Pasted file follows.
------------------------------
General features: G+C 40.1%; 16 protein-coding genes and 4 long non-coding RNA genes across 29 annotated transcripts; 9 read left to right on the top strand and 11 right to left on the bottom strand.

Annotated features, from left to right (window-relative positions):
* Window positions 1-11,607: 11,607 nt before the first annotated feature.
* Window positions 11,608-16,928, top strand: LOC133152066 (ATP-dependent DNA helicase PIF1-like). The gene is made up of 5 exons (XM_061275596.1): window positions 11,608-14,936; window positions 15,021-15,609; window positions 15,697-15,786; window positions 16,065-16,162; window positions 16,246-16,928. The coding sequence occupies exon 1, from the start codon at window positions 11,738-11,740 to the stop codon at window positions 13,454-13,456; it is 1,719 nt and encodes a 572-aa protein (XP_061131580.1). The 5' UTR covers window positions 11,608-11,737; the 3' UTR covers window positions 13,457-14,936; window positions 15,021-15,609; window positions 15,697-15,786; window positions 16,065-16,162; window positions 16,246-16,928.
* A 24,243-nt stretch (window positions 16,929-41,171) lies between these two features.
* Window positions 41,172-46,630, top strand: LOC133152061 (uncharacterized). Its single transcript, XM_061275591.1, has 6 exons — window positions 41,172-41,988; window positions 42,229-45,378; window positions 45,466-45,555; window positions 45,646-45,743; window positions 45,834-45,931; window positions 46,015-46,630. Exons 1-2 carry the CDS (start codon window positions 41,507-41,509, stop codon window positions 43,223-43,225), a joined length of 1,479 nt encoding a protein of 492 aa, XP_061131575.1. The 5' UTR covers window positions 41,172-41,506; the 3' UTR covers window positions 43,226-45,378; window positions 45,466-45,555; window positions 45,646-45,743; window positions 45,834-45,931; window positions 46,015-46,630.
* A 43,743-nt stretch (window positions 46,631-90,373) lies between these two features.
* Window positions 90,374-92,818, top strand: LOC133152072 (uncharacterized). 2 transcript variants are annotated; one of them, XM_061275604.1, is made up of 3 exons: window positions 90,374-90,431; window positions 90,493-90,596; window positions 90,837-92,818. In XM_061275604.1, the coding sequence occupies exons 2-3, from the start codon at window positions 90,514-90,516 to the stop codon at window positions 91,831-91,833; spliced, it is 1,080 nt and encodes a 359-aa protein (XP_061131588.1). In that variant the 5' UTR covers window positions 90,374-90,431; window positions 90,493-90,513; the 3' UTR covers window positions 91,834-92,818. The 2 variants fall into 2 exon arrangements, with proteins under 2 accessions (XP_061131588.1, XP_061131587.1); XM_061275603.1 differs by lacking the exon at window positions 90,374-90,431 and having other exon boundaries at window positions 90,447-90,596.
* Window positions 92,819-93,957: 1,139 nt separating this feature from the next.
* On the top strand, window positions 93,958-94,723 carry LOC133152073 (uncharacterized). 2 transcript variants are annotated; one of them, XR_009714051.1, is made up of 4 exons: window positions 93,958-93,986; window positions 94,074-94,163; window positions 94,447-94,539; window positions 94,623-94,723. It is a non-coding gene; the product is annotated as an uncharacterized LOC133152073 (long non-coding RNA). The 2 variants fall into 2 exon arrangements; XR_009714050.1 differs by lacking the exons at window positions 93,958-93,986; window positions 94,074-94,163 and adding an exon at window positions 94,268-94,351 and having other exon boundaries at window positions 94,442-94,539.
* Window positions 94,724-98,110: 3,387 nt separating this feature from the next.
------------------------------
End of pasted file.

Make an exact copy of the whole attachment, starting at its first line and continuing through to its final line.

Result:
General features: G+C 40.1%; 16 protein-coding genes and 4 long non-coding RNA genes across 29 annotated transcripts; 9 read left to right on the top strand and 11 right to left on the bottom strand.

Annotated features, from left to right (window-relative positions):
* Window positions 1-11,607: 11,607 nt before the first annotated feature.
* Window positions 11,608-16,928, top strand: LOC133152066 (ATP-dependent DNA helicase PIF1-like). The gene is made up of 5 exons (XM_061275596.1): window positions 11,608-14,936; window positions 15,021-15,609; window positions 15,697-15,786; window positions 16,065-16,162; window positions 16,246-16,928. The coding sequence occupies exon 1, from the start codon at window positions 11,738-11,740 to the stop codon at window positions 13,454-13,456; it is 1,719 nt and encodes a 572-aa protein (XP_061131580.1). The 5' UTR covers window positions 11,608-11,737; the 3' UTR covers window positions 13,457-14,936; window positions 15,021-15,609; window positions 15,697-15,786; window positions 16,065-16,162; window positions 16,246-16,928.
* A 24,243-nt stretch (window positions 16,929-41,171) lies between these two features.
* Window positions 41,172-46,630, top strand: LOC133152061 (uncharacterized). Its single transcript, XM_061275591.1, has 6 exons — window positions 41,172-41,988; window positions 42,229-45,378; window positions 45,466-45,555; window positions 45,646-45,743; window positions 45,834-45,931; window positions 46,015-46,630. Exons 1-2 carry the CDS (start codon window positions 41,507-41,509, stop codon window positions 43,223-43,225), a joined length of 1,479 nt encoding a protein of 492 aa, XP_061131575.1. The 5' UTR covers window positions 41,172-41,506; the 3' UTR covers window positions 43,226-45,378; window positions 45,466-45,555; window positions 45,646-45,743; window positions 45,834-45,931; window positions 46,015-46,630.
* A 43,743-nt stretch (window positions 46,631-90,373) lies between these two features.
* Window positions 90,374-92,818, top strand: LOC133152072 (uncharacterized). 2 transcript variants are annotated; one of them, XM_061275604.1, is made up of 3 exons: window positions 90,374-90,431; window positions 90,493-90,596; window positions 90,837-92,818. In XM_061275604.1, the coding sequence occupies exons 2-3, from the start codon at window positions 90,514-90,516 to the stop codon at window positions 91,831-91,833; spliced, it is 1,080 nt and encodes a 359-aa protein (XP_061131588.1). In that variant the 5' UTR covers window positions 90,374-90,431; window positions 90,493-90,513; the 3' UTR covers window positions 91,834-92,818. The 2 variants fall into 2 exon arrangements, with proteins under 2 accessions (XP_061131588.1, XP_061131587.1); XM_061275603.1 differs by lacking the exon at window positions 90,374-90,431 and having other exon boundaries at window positions 90,447-90,596.
* Window positions 92,819-93,957: 1,139 nt separating this feature from the next.
* On the top strand, window positions 93,958-94,723 carry LOC133152073 (uncharacterized). 2 transcript variants are annotated; one of them, XR_009714051.1, is made up of 4 exons: window positions 93,958-93,986; window positions 94,074-94,163; window positions 94,447-94,539; window positions 94,623-94,723. It is a non-coding gene; the product is annotated as an uncharacterized LOC133152073 (long non-coding RNA). The 2 variants fall into 2 exon arrangements; XR_009714050.1 differs by lacking the exons at window positions 93,958-93,986; window positions 94,074-94,163 and adding an exon at window positions 94,268-94,351 and having other exon boundaries at window positions 94,442-94,539.
* Window positions 94,724-98,110: 3,387 nt separating this feature from the next.